An untidy bedroom won’t make you ill but a dirty kitchen potentially can.
“I heard a story in culinary school, during my safety and sanitation class, about a young girl who died from eating watermelon that was cut on the same cutting board as raw meat that was tainted with E.Coli. That really stuck with me because carelessness in the kitchen can have very serious consequences,” says Katie Sannito, owner of The Gourmet Goddess in Munster.
There’s a lot going on in a kitchen: temperature and moisture fluctuations, potentially pathogenic material on site, water, high heat, electricity, sharp objects - all in close proximity to one another. The best way to control this environment, which can breed bacteria or promote cross contamination, is by keeping it clean and organized.
Scott Gilliam, Director of Food Protection for Indiana State Department of Health, says it’s important to routinely clean to avoid the development of biofilm, a slimy film of bacteria that adheres to a surface.
“Biofilm build up shouldn't be happening - you want to avoid that. It can happen over time usually in the nooks and crannies that are hard to clean,” says Gilliam.
Bruce Applegate, Associate Professor in the Department of Food Science at Purdue, says to prevent biofilm from developing surfaces must be mechanically scrubbed.
“When you clean something, make sure you physically scrub it. Once biofilms have a source, they become resistant to cleaners. Then they become a source,” says Applegate. “As biofilms form they undergo changes and it allows them to survive better.”
Norm Faiola, a professor of hospitality and tourism management at Purdue University Calumet, agrees scrubbing the kitchen regularly with hot soapy water is important. But it’s critical after handling raw meat as this can cause foodborne illness.
“Let’s use Thanksgiving as an example. You take the giblet bag out, you’ve got Tom in the sink and you run water over him to rinse out all of the stuff inside. But now you have bacteria on your hands. You touch the faucet, grab a towel – get Tom in the pan and into the oven. If that area is not cleaned and sanitized properly and you go to make the salad next, that’s a classic case of cross contamination,” says Faiola.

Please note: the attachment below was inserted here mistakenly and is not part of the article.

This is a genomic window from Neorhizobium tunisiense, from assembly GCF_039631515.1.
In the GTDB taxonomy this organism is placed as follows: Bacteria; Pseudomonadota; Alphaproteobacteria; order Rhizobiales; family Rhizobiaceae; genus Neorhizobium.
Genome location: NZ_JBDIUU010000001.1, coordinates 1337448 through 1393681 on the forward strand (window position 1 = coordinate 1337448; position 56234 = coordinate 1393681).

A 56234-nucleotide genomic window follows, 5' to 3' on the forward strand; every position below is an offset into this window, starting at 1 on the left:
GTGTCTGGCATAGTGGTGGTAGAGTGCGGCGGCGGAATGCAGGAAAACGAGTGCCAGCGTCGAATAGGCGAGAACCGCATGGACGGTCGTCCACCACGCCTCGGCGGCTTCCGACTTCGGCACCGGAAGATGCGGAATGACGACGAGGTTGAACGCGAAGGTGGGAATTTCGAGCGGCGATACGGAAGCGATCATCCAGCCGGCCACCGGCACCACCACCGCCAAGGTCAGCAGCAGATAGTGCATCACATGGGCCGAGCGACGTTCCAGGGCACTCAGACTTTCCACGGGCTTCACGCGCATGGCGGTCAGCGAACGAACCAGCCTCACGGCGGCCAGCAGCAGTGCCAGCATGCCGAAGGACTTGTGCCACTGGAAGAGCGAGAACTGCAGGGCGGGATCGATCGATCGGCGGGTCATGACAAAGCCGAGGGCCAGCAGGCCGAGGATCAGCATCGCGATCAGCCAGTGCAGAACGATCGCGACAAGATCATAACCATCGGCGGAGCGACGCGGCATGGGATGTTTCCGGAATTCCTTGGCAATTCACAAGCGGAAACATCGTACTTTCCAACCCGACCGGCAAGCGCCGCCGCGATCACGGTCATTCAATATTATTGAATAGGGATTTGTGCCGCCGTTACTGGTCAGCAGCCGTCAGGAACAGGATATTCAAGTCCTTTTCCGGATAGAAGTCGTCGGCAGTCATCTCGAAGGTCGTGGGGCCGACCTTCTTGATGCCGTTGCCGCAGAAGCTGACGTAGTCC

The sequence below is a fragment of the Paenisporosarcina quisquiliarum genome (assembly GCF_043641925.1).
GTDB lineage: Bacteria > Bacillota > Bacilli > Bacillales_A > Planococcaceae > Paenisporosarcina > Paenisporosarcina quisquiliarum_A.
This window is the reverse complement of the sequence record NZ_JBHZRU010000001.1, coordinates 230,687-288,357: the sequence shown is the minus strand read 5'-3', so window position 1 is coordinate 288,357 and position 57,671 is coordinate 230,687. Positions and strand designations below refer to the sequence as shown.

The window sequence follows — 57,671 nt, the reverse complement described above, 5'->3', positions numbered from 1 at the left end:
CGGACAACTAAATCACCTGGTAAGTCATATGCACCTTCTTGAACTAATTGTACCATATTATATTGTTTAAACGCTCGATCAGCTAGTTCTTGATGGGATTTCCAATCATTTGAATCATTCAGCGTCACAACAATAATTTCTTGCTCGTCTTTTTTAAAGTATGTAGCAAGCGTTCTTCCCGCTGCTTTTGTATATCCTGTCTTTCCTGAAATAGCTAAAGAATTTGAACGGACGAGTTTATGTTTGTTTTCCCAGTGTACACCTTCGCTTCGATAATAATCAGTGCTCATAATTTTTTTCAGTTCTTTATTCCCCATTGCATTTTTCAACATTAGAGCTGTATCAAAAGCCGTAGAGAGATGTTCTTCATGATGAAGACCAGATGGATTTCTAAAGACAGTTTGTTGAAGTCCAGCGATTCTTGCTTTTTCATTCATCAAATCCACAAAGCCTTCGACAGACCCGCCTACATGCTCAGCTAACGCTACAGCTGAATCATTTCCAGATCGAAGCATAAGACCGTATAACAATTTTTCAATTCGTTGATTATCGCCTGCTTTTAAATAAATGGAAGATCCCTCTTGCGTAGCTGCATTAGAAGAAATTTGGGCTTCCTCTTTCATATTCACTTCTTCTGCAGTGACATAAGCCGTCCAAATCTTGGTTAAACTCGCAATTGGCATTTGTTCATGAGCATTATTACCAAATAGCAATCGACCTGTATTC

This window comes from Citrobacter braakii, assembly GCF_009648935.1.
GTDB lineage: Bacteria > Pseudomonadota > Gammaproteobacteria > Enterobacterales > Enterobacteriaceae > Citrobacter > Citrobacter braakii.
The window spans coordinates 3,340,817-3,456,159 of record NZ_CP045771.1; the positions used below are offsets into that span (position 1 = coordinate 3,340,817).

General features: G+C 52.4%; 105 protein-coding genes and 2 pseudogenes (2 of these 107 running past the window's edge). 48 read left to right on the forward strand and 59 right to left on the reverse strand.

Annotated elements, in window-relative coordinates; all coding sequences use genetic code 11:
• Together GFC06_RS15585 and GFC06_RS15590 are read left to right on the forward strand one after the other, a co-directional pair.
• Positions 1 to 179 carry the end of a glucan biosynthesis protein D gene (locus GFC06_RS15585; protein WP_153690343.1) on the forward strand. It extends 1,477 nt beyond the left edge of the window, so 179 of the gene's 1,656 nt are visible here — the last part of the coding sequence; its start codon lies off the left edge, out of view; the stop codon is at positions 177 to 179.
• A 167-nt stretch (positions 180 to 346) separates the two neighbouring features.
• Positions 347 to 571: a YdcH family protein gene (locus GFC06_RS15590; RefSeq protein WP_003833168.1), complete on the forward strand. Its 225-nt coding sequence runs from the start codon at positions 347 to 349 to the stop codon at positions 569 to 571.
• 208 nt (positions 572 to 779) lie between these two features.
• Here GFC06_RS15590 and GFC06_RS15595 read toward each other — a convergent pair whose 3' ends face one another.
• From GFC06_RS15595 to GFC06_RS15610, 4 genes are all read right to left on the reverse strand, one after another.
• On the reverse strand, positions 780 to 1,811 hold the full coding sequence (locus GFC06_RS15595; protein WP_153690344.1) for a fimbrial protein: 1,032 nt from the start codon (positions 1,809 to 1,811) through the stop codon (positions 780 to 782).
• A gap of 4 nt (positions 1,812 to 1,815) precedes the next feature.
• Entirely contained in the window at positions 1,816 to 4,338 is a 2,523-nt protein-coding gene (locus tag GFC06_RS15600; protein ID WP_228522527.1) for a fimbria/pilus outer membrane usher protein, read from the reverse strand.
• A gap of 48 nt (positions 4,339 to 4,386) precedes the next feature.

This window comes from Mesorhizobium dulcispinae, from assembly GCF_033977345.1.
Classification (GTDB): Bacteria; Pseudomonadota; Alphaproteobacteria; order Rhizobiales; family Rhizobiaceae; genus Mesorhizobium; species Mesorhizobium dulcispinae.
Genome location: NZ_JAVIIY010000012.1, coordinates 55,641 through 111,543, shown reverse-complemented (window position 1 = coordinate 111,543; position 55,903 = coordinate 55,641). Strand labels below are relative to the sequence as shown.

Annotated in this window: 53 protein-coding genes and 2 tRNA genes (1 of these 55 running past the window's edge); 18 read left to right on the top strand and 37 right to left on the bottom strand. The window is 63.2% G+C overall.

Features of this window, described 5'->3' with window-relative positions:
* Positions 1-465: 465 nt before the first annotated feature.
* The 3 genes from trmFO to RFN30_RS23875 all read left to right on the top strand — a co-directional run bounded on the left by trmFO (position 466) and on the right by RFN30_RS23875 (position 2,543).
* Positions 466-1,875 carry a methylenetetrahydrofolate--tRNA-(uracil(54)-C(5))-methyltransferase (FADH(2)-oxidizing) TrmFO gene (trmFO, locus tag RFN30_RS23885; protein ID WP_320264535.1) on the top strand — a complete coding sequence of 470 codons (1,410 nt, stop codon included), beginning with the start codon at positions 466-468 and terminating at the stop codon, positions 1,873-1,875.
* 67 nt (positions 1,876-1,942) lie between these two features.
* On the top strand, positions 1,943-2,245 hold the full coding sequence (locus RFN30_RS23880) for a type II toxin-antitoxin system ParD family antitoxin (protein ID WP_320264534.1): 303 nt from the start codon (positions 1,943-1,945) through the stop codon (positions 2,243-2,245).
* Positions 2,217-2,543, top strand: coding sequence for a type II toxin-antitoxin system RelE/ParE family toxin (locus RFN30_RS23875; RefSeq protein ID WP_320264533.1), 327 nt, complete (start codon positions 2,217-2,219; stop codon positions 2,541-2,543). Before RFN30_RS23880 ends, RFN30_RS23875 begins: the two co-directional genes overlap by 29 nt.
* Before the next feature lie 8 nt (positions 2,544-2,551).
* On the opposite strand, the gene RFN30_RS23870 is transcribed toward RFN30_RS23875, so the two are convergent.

Faiola says so much contamination happens in the process of rinsing raw meat, that it should be avoided all together. After all, water won’t kill bacteria - heat will. This is why cooking meat to its proper temperature is necessary.
What is used to scrub a mess can determine the severity of a bacteria load. For example using a sponge or dish cloth that has not been properly cleaned and dried can do more harm than good.
“After you prepare any raw animal food in your kitchen you need to clean it up immediately, preferably using disposable towels rather than a cloth towel or sponge. They will hold contaminates and you can't really get them clean,” says Gilliam.
Faiola and Sannito agree that if you choose to use dish cloths make sure they are rotated on a regular basis – especially when handling raw meat.
Most bacteria and viruses can’t survive on dry surfaces so avoid leaving wet rags or sponges lying around.
“My biggest pet peeve in the world is a soaking wet sponge left in the sink. You're just asking for trouble and to get sick,” says Sannito.
Applegate says although there isn’t a way to be certain a sponge is thoroughly cleaned, heating a moist sponge in the microwave can help reduce bacteria; however, the microwave heats unevenly. Using a heating method such as boiling is better as the temperature is more consistent.
“Just because a surface or dish is free from visible soil, that doesn’t mean it’s sanitary. It can still have a bacterial load on it. By following proper procedures: wash, rinse and sanitize, we can reduce the bacteria load to safe level,” says Faiola.